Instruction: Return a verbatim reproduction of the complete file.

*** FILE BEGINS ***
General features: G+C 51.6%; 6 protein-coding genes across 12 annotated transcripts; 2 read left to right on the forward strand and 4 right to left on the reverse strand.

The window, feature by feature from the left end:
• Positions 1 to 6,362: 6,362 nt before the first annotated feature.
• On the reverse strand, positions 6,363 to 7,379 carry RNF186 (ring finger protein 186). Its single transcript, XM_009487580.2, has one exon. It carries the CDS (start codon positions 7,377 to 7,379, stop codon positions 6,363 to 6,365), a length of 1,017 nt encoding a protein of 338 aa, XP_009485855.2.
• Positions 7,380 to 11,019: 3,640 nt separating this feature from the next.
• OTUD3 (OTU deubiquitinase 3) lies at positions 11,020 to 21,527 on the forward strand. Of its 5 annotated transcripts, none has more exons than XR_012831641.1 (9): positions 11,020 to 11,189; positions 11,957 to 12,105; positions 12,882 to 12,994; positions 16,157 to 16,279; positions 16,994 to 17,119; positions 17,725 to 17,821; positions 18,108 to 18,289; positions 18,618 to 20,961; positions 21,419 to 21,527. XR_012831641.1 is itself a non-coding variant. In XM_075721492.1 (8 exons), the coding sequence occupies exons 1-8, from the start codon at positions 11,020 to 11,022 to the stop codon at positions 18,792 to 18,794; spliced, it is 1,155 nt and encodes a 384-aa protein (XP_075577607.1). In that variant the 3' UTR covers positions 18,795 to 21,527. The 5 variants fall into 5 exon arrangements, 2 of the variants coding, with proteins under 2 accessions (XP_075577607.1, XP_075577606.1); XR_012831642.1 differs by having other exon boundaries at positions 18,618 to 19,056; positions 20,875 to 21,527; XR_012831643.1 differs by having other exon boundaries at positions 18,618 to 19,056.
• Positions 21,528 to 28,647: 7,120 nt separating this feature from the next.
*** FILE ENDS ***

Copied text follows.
General features: G+C 51.6%; 6 protein-coding genes across 12 annotated transcripts; 2 read left to right on the forward strand and 4 right to left on the reverse strand.

The window, feature by feature from the left end:
• Positions 1 to 6,362: 6,362 nt before the first annotated feature.
• On the reverse strand, positions 6,363 to 7,379 carry RNF186 (ring finger protein 186). Its single transcript, XM_009487580.2, has one exon. It carries the CDS (start codon positions 7,377 to 7,379, stop codon positions 6,363 to 6,365), a length of 1,017 nt encoding a protein of 338 aa, XP_009485855.2.
• Positions 7,380 to 11,019: 3,640 nt separating this feature from the next.
• OTUD3 (OTU deubiquitinase 3) lies at positions 11,020 to 21,527 on the forward strand. Of its 5 annotated transcripts, none has more exons than XR_012831641.1 (9): positions 11,020 to 11,189; positions 11,957 to 12,105; positions 12,882 to 12,994; positions 16,157 to 16,279; positions 16,994 to 17,119; positions 17,725 to 17,821; positions 18,108 to 18,289; positions 18,618 to 20,961; positions 21,419 to 21,527. XR_012831641.1 is itself a non-coding variant. In XM_075721492.1 (8 exons), the coding sequence occupies exons 1-8, from the start codon at positions 11,020 to 11,022 to the stop codon at positions 18,792 to 18,794; spliced, it is 1,155 nt and encodes a 384-aa protein (XP_075577607.1). In that variant the 3' UTR covers positions 18,795 to 21,527. The 5 variants fall into 5 exon arrangements, 2 of the variants coding, with proteins under 2 accessions (XP_075577607.1, XP_075577606.1); XR_012831642.1 differs by having other exon boundaries at positions 18,618 to 19,056; positions 20,875 to 21,527; XR_012831643.1 differs by having other exon boundaries at positions 18,618 to 19,056.
• Positions 21,528 to 28,647: 7,120 nt separating this feature from the next.